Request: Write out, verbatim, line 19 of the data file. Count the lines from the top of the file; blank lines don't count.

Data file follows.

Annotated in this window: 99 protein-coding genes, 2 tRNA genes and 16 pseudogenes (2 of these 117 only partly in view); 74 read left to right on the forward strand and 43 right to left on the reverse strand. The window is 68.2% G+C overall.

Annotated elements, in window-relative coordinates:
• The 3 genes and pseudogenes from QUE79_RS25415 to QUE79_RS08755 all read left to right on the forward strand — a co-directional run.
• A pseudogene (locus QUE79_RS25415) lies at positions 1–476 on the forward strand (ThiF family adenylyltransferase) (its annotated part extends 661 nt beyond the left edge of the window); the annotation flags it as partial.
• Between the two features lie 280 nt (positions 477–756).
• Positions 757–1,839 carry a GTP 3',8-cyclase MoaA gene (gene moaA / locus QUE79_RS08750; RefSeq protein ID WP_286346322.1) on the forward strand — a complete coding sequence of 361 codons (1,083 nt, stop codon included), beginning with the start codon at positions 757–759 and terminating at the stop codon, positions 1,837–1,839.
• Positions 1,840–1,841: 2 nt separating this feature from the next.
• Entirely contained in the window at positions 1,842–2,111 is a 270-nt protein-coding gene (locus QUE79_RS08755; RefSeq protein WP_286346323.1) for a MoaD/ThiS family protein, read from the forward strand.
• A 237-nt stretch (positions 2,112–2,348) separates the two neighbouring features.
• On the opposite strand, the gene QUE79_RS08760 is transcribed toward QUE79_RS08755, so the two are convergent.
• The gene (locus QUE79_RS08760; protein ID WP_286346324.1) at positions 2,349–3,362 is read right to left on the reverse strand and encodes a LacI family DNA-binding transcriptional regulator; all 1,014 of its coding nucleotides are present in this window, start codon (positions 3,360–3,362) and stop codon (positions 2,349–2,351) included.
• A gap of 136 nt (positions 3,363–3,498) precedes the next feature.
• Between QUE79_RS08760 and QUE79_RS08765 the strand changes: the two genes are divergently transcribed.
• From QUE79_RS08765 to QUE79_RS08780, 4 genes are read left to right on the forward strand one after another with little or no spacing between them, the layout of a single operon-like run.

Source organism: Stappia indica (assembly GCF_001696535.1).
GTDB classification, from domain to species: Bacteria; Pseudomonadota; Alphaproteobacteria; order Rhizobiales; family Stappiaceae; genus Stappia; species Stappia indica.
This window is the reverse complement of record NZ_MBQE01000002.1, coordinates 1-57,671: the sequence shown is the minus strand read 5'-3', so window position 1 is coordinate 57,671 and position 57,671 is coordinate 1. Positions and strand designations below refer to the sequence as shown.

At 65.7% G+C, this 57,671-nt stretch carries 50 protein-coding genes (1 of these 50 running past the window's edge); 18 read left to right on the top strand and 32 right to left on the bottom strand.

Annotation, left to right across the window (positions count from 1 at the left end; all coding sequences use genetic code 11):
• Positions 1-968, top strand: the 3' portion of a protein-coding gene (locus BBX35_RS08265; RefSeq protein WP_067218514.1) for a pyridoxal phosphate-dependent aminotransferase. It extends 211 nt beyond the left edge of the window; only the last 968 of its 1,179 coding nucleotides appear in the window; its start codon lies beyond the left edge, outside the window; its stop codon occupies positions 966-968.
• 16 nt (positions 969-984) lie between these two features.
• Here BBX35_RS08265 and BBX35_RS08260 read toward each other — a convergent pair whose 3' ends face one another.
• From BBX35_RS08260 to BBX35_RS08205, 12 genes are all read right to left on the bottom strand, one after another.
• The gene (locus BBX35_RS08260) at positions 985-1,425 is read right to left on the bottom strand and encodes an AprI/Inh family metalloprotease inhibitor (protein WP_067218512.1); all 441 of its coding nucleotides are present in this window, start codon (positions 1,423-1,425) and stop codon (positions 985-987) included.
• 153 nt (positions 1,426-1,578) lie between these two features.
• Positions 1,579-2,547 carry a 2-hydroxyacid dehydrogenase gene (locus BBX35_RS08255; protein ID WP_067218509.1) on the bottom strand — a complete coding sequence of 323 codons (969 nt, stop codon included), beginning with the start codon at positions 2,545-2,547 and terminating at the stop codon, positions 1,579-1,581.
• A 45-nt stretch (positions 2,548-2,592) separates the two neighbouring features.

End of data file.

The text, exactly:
Annotation, left to right across the window (positions count from 1 at the left end; all coding sequences use genetic code 11):